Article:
Working across photography, sculpture and installation, Zoe Leonard balances rigorous conceptualism with a distinctly personal vision. Her practice employs strategies of repetition, shifting perspectives and an array of printing processes to probe the politics of representation and display. Her photographic work proffers an invitation to contemplate the origins of the medium and its role in constructing social narratives from its inception to the present day. Leonard’s oeuvre spans a range of critical themes such as gender and sexuality, loss and mourning, migration and displacement, and the urban landscape. Across subjects, her work consistently encourages the viewer to reconsider the act of looking itself, drawing attention to observation as a complex, shifting act.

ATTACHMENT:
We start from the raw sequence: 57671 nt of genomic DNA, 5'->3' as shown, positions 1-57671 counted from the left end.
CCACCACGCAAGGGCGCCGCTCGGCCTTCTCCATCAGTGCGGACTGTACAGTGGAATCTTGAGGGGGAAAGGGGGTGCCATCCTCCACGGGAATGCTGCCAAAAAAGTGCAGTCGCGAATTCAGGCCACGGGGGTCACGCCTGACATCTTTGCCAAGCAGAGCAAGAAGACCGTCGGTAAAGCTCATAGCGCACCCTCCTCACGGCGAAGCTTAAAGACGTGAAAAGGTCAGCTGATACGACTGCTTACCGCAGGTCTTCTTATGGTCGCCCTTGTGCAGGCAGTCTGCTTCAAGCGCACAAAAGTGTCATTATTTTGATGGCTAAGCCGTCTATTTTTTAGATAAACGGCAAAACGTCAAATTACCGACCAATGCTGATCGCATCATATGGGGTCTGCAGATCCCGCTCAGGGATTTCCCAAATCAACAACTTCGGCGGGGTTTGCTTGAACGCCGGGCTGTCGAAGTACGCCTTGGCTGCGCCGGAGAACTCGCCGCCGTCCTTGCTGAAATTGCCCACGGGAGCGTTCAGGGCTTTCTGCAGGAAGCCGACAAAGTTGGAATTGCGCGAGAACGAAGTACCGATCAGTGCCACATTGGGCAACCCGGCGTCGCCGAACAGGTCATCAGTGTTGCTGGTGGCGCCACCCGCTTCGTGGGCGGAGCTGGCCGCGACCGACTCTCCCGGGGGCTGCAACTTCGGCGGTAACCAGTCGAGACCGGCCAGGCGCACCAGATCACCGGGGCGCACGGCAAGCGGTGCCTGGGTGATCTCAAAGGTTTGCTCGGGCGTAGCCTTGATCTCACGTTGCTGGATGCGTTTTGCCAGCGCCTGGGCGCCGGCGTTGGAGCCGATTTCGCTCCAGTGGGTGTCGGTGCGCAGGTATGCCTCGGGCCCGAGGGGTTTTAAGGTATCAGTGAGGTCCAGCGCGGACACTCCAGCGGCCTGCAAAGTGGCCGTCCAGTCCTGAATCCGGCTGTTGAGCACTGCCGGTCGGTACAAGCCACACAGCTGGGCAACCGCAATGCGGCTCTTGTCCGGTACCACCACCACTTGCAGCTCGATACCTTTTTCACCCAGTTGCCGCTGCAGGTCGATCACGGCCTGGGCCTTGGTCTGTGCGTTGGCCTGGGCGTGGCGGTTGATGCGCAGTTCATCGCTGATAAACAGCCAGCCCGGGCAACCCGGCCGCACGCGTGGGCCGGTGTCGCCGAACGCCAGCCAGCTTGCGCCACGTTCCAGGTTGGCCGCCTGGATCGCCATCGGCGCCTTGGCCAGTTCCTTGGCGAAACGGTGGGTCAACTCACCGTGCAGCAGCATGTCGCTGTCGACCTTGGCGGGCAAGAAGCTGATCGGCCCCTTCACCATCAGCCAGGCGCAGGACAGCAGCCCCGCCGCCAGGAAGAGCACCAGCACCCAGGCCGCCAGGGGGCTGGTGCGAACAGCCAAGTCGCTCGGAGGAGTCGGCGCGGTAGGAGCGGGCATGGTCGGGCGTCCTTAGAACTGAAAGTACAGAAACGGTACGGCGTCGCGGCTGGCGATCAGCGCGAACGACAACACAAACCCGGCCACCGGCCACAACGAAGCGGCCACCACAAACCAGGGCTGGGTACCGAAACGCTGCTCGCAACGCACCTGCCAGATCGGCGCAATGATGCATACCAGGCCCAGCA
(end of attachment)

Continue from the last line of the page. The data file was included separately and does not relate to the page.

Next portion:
Conceived for Leonard’s 2018 retrospective, How to Take Good Pictures debuted at the Whitney Museum of American Art in New York and later traveled to the Museum of Contemporary Art Los Angeles. How to Take Good Pictures (2018) is closely related to Leonard’s How to Make Good Pictures, made two years prior. The works are composed of approximately 1,033 and 429 books respectively. In both works, copies of a vintage photography manual are arranged successively in chronological stacks of varying heights. Illuminating difference through repetition, the neat towers of books track the evolution of the publication over numerous editions and reprints.
Zoe Leonard, How To Take Good Pictures, 2018. 1,033 books; 77.5 x 14.9 x 825.2 cm.